Who decided we all needed to have our collective shit together, anyway?

Who decided we all needed to have our collective shit together, anyway?
Who among you feels like you have your ducks in a row?

A lot of ink, digital and otherwise, has been spilt discussing the cult of busyness in society these days. So if you think I’m going to spill more in an attempt at muddying the waters with yet one more opinion...you’re right.

You know me so well.

Despite my best efforts, all too often I find myself being dragged into this sense of “if I’m not doing something, I’m failing at...something else.” And as an introvert who’s prone to overthinking ALL. THE. THINGS. That’s not a comfortable place to be.

The Cult of Busyness (TM) indoctrination ceremony often ends early because the host is already late for a meeting.

Where was I…?

Right. The idea that you must always be proactively producing widgets is so engrained in western society that it’s easy to mistake it for a fact. But it isn’t. It’s just one idea, a thought, frankly more of an assumption—that you’ve heard whispered in your ear ever since you became conscious enough to hear whispers. And frankly, it’s getting quite irksome that despite knowing better, I still fall under the trance of those damn whispers.

This all started back a couple of roles (contract business content writer for a cybersecurity/authentication provider), when my manager/editor said, “Hey, it’s OK, they’re paying us to think.”

She literally caused me to do a spit take (then spend 20 minutes trying to clean the tea out of my keyboard). Remember, I spent my first career in IT support, where my productivity was measured in screens replaced, hard drives revived, and malwares exterminated.

It was only with that comment, which came some 3+ years into my current career as a content/copywriter (an inexact title for what I actually do, but whatever, it works for my purposes here) that one of the major differences to become clear:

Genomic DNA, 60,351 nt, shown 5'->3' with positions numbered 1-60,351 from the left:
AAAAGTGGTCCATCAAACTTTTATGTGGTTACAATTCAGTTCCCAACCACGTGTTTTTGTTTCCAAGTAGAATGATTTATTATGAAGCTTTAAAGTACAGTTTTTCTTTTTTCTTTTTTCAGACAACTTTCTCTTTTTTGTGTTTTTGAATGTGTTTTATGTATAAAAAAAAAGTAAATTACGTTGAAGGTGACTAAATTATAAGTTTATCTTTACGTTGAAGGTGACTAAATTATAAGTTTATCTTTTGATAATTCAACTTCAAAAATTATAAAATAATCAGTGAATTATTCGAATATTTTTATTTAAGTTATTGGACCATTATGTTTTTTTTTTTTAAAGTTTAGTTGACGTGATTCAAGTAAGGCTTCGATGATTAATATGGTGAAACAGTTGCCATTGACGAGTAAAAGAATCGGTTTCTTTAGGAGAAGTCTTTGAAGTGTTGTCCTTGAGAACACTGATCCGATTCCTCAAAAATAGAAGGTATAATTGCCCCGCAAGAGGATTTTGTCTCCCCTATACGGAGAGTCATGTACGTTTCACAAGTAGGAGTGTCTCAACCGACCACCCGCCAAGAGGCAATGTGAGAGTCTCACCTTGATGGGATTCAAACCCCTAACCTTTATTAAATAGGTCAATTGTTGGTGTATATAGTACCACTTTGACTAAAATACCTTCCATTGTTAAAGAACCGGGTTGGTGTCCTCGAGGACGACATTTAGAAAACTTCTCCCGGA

I’m literally being paid to think.

So what’s the measurable output? Where’s the pile of fixed laptops? Where’s the status report that attests to the eradication of that malware? Where’s the spreadsheet where I enter how many machines I worked on that day and for how long? It was one thing back at the agency where I got my start, we had a word count to meet every week (and for the record, I was hitting 8,000/week for 5 different clients by the end of my time there).

But now that I’m spending time staying on top of industry news, planning strategy for upcoming campaigns, and oh yeah, writing customer stories and e-guides—how do I prove I’m being productive?

Those of you already in the knowledge work sector might, at this point, be scratching your heads or stroking your beards in bemusement. You may also be wondering how any of this ties into the title about proverbial shit. Here it is:

You don’t have to have your shit together, nor do you have to always appear productive, to be doing your best work.

We’ve all had, or currently suffer through having, that coworker who always seems so…together.

You know the one.

Always at their desk 5 minutes before on-time.

Always first to the conference room, with extra pens and name tags, you know, just in case.

Always in the Zoom room first.

Always sending around the team memos with links to the right and wrong spreadsheets to enter your expenses in if you actually want to be reimbursed.

And somehow, they’re always between slightly and massively dickish about it.

Here’s the thing about that person…they’re no more collected than anyone else. In fact, I would posit from experience that they’re often hotter messes than most. They’ve just learned how to use surface-level organization to make it LOOK like they’ve got it all together.

And guess what often suffers while they collect pens and name tags for the next meeting? Yup, actual, measurable productivity. And nobody likes them, see the above comment about being dickish.

When I was turning out 8,000 words per week you couldn’t always rely on my to know what day it was, let alone if I was late for a Zoom call with one of those clients. My editor was so bad at that stuff that I had to set a reminder for myself to remind her when we had meetings. But wow, was I turning out product.

OK, summary time. Don’t be fooled by Mr. Got-it-all-together. He doesn't. Neither does Sally Widgetmaker. Productivity and the appearance of having “it all together” are not always as closely linked as we’ve been led to believe.

If you’re producing work you love (or your boss, or whoever in your life judges your product), and you’re not being a dick to those around you, consider it a win.

The rest will come in time.

Or not.

Either way, you’re good and I’d be happy to work on a project with you.